SkillHow to Overcome Opposition and Face Backlash

How to Overcome Opposition and Face Backlash

Tanja Polonyi
Tanja Polonyi
I can't imagine my daily life without my bike (and coffee)! But cycling often means fighting over space on the road with car drivers.  That's why I want cyclists and pedestrians to get the space they deserve. Give me green spaces, walkable streets, and fresh air!

Convincing the “other side” of your idea can be exhausting and frustrating. And if you finally persuade the opposition and continue with implementation, there are still going to be people criticising your idea. How to deal with that? 

Have you heard the expression haters always gonna hate? Whilst that might be true in some cases, a backlash is not always unfounded, and opposition leaders may have justified reasons to disagree with you.  

Overcoming opposition and facing backlash without endangering your project can be difficult – but not impossible! We put together a list of tips and soft skills needed for your next disagreement.

1. Prepare!

Whatever your idea or project is about, there is definitely going to be a group of people opposed to it. To avoid facing criticism unprepared, identify possible counter-arguments beforehand – always be ready to prove your critics wrong!

Receiving backlash and facing opposition might make you doubt your idea. But don’t worry – media and political atmosphere make it hard for the silent majority to be heard. Identify the hidden audience that is on your side. Your job is to listen to those not shouting – involve them in your project, make them your allies. With their support, you have a better foundation to face opposition. 

2. Listen!

Convinced that your idea is going to drive change in your city? Perfect – but within the group of those opposing, there’s probably some that have legitimate concerns about your project. To prevent a full-on backlash, listen to those concerns carefully and engage in the debate with simple and evidence-based responses. Sometimes, you will need to read between the lines to find out what people’s concerns really are on an individual level.

Moreover, find compassion for your critics. In a Forbes article about social media backlash, the phenomenon perceptual filter is mentioned, describing that every person sees the world through a different lens, all based on our past experiences and our upbringing. Built on this background, we draw our conclusions and opinions about the world. As a result, many times, criticism is not actually about your idea – it’s all about the person criticising. 

Even if it’s difficult, you have to face backlash and opposition with objectivity and the willingness to listen and adapt your idea if the criticism is valid. Appreciate valid concerns and be grateful that someone shared their opinion – it can improve your project!

3. Communicate!

Communication is key! It’s a sentence you’ll find in a lot of our articles on and an insight that most of those we interview share with us. It has never been more valid than when facing opposition and convincing critics. To convince others of your project, you need to adapt the message to your target audience. Whilst politicians might react more positive to stats and data about the economic profit, your neighbours and those affected by your project might need different convincing means. For more on this, check out our articles on how to convince politicians and how to frame cycling campaigns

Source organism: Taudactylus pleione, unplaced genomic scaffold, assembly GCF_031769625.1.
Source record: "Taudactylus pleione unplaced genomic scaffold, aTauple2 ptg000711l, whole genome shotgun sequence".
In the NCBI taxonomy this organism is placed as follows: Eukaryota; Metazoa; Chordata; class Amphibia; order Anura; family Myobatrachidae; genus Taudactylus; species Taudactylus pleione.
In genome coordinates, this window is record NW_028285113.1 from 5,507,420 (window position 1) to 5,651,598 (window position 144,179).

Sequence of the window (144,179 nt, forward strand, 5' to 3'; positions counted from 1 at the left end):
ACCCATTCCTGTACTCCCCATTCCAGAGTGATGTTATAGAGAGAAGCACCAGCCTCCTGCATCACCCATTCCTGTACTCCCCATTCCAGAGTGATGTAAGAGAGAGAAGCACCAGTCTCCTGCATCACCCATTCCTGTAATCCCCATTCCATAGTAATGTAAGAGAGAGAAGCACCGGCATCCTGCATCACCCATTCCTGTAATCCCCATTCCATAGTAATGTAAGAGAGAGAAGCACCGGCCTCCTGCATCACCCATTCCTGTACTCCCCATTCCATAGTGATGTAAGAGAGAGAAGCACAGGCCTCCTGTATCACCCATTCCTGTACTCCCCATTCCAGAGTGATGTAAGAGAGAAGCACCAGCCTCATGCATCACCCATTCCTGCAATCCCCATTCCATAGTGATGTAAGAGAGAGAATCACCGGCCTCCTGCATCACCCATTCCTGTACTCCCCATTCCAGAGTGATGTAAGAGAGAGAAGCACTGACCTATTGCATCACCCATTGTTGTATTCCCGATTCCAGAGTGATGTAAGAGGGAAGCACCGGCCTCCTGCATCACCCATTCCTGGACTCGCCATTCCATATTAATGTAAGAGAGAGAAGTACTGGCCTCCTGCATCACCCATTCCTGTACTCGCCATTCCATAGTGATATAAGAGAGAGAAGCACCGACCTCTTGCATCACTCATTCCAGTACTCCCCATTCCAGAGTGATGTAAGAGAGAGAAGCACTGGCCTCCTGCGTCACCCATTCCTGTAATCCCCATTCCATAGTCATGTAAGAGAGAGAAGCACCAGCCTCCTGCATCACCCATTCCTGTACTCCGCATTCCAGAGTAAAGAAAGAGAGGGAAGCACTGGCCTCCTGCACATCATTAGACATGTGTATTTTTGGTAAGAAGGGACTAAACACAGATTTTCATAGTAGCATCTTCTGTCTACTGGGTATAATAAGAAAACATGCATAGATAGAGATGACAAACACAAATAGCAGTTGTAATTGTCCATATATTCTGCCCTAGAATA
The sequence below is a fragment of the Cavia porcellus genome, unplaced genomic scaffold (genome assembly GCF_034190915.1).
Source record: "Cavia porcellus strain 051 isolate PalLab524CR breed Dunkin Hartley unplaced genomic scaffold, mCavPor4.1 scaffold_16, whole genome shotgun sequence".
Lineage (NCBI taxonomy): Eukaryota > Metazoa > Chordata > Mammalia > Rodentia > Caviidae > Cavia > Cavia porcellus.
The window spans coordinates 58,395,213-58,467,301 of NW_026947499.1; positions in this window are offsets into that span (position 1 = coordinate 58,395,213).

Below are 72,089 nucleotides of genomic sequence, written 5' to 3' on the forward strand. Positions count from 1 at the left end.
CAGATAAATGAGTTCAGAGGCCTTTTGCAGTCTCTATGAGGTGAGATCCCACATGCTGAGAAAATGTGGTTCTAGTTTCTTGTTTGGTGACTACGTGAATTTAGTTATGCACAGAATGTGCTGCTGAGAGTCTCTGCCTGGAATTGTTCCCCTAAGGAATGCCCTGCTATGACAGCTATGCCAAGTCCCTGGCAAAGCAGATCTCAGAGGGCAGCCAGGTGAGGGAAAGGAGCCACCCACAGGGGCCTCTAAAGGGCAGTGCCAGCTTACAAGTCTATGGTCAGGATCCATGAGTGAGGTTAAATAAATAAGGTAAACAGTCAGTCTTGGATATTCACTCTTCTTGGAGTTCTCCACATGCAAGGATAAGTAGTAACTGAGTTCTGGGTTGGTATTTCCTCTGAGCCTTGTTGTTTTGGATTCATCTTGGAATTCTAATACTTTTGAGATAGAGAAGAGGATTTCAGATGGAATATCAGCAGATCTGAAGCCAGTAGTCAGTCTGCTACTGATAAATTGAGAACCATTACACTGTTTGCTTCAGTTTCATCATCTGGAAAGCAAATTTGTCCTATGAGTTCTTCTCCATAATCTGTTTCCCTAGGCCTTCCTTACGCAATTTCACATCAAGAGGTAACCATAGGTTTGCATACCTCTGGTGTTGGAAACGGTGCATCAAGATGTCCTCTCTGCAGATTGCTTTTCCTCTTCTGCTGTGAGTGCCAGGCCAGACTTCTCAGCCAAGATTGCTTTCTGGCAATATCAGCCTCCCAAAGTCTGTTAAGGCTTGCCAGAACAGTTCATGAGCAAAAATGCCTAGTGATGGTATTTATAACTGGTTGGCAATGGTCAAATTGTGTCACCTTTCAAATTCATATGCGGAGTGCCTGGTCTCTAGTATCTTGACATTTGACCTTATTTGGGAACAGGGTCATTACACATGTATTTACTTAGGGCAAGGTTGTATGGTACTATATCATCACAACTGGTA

Another thing worth focusing on is your language. Especially when facing backlash, the way you speak affects people. Don’t use complicated and stiff language. People with legitimate criticism don’t want a robotic response, they want an apology if necessary; they want a human reply. Tell them your story, acknowledge their concerns, admit the flaws in your idea and offer serious exchange and possible solutions. Most importantly, meet your critiques eye-to-eye and have your discussion in a respectful tone. 

To avoid further backlash and to not give your opposition any chance to throw you under the bus, work transparently. Communicate your ideas and your implementation plans in the most transparent way possible. 

4. Evaluate!

Monitor other people’s opinions on your idea throughout the whole planning and implementation process. Doing so right from the start can prevent backlash. Ask yourself if the criticism can be a lesson and how this critic’s experiences can teach you something.

Simon Munk from the London Cycling Campaign (LCC) told us in one of our interviews that the first few months after a project implementation can be chaotic and confusing, but the pain is worth the wait. Play the long game, and don’t let the opposition stop you. Remember not to validate your idea’s worth on external validation only – you can’t make everyone happy. 

It can help to reframe your first thoughts from feedback. Criticism doesn’t mean that your project is not good enough; it’s an opportunity to check in on your idea again and improve it.

How to In a Nutshell…

Know that there is a hidden audience open for your ideas but hidden behind the noise of your opposition. Focus on them – with their support, overcoming opposition is much easier!

When you are committed to driving change in your city, be aware that criticism and possible backlash is nearly unavoidable. Prepare for these scenarios and be ready to adapt your project – accept other people’s perspectives as valid and give them room for an open dialogue. Don’t hesitate to start the conversation you’d much rather avoid! Your idea can only profit from different perspectives.

Check out our article to find out how London’s cycling initiatives overcame opposition.

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